Recap – Webinar: Towards Carbon Neutrality – Effectively Measuring Scope 1, 2 & 3 Emissions

Footprinting & LCA

This blog will include the 5 highlights of the webinar: Towards Carbon Neutrality – Measuring Scope 1, 2 & 3 Emissions.

The 5 highlights:

1. Why is reporting on your GHG emissions so important?

Carbon Neutrality is a relatively new term but is becoming an increasingly important one in every sector. Not only is environmental impact transparency more and more required by external stakeholders, but it also shows that organizations are taking responsibility for our society and environment. 

As a result, more and more organizations are now reporting on their Greenhouse Gas emissions and implementing environmental protocols (such as the GHG Protocol) in their strategies, and reporting to make their organizations future-proof. Indeed, next to taking responsibility as an organization, reporting on your emissions also means creating new business opportunities: 

  • Reputation & competitive advantage 
  • Get ahead of regulation 
  • Attract talent 
  • Get access to capital

Watch the full webinar below.

2. What are my scope 1, 2 & 3 emissions? How can I understand them?

In order to measure your environmental impact and report on your Greenhouse Gas emissions, it’s important to first have a clear idea of what your organization’s scope 1, 2, and 3 emissions are.

Scope 1: Emissions from scope 1 are direct emissions. This means that they directly come from your organization’s owned- or controlled source, such as; company vehicle emissions.

Scope 2: Emissions in scope 2 cover the indirect emissions from purchased sources, such as your organization’s consumed electricity or cooling. For example; emissions from burning fossil fuels at a power station that generates your electricity. 

Scope 3: Emissions from scope 3 include all the other indirect emissions within your entire value chain, this includes the upstream supply chain (suppliers), as well as downstream GHG emissions e.g. occurring with customers. For example; business travels, waste disposal transportation, or investments. 

Image 1. Scope 1, 2, and 3 emissions visualized. 

Scope 3 emissions are most difficult to measure because they exist of various categories and include many upstream and downstream stakeholders and parties. You can find an explanation of these different categories in Image 2. 

Image 2. Guidance on all scope 3 categories.

3. 5 main Steps towards Carbon Neutrality

In order to start measuring your GHG emissions, we created a 5 step plan that will help every organization towards carbon neutrality. 

Step 1 – Establish a baseline: Measure your indirect and direct emissions (Scope 1, 2, and 3) to determine what the source of your carbon footprint is – is it your own production? Or your supply chain?

Step 2 – reduction scenarios: Here you weigh your options. From the calculations in step 1, you will have clear data to work with. Where do your impact hotspots lie? What‘s the best way to reduce your carbon emissions? What do you need to focus on?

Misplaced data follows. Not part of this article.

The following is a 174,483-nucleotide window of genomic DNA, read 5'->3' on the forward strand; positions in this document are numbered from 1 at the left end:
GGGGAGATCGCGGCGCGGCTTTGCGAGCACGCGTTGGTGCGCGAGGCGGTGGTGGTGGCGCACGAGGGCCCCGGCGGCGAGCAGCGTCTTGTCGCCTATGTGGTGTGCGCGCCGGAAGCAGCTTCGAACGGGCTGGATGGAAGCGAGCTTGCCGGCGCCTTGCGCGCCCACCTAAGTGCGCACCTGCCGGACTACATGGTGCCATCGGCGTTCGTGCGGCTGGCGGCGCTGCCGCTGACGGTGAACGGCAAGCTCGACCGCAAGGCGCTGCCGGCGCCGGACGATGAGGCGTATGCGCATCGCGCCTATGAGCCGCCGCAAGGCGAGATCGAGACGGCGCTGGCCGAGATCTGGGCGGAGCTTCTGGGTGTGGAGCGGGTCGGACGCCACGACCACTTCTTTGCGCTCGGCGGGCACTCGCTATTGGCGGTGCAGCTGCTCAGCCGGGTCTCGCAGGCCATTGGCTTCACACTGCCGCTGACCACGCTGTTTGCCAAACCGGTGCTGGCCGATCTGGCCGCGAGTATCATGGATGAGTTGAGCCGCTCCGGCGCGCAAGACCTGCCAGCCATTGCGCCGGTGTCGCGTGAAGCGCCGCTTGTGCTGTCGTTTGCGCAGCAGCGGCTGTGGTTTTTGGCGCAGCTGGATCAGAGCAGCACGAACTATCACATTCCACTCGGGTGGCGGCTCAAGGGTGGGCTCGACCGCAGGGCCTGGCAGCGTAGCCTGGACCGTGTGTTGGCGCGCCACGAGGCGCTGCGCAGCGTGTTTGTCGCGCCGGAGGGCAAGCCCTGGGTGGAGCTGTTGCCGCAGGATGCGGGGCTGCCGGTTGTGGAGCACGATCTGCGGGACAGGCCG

Step 3 – Reduction Targets: Once you have your reduction scenarios, you can create clear reduction targets. Define your reduction targets based on the Science-based Targets Initiative – to contribute to a minimum 2,5% reduction per annum for the 2 degrees climate goal. Build up your emission reduction portfolio.

Step 4 – Execute & Monitor: Execute your emission reduction portfolio. Track the improvements in your footprinting platform.

Step 5 – Offset Carbon Emissions: Assess the costs & benefits of carbon offsetting. Choose the methodology that works for your business model and execute on an annual basis.

4. How to reduce your emissions as a service-based organization:

Our first real-case example was how the University of Amsterdam and the Amsterdam (UvA) University of Applied Sciences (HvA) calculated their environmental impact as a service provider. A service isn’t the same as a product of course, which means you take a slightly different measurement approach here. 

Because they don’t produce products, their own direct emissions (scope 1) are quite low, so most of the emissions of a service provider take place in the notorious scope 3. The two educational institutions found their biggest potential impact reduction points were to reduce students commuting (UvA would reduce its total emissions by 7% and the HvA by 16%) and reduce their electricity use in line with the Paris Agreements (reduce UvA’s total emissions with 13% and HvA’s total emissions with 4%).

Want to get access to the full webinar package (including the presentation)? simply fill in the form below.

5. How to reduce your emissions as a product-based organization: 

Finally, we made the switch from measuring the emissions of a service to measuring emissions from a product. The specific case we chose was the production of asphalt by an asphalt producer. In the Netherlands, sustainability is a selection criterion in tendering processes in the construction sector. 

To measure the emissions of a product (in this case asphalt), you calculate all the emissions that are released in every step of a product’s entire life cycle (method: Life Cycle Analysis). This way you can analyze which ingredients/steps have the biggest environmental impact. 

A Company footprint is calculated based on the sum of these product footprints. This way, you can calculate which scopes contribute most to the total impact and create reduction scenarios. Here the asphalt company found that switching from natural gas to biogas and using more recycled material (old asphalt) in their products would lead to the biggest reduction in impact. After which a 5-year reduction target of -26% CO2-eq was set and calculated & monitored yearly.

Zazala Quist

Hi, I'm Zazala - former content writer at Ecochain. My goal: make difficult sustainability concepts - understandable to all.

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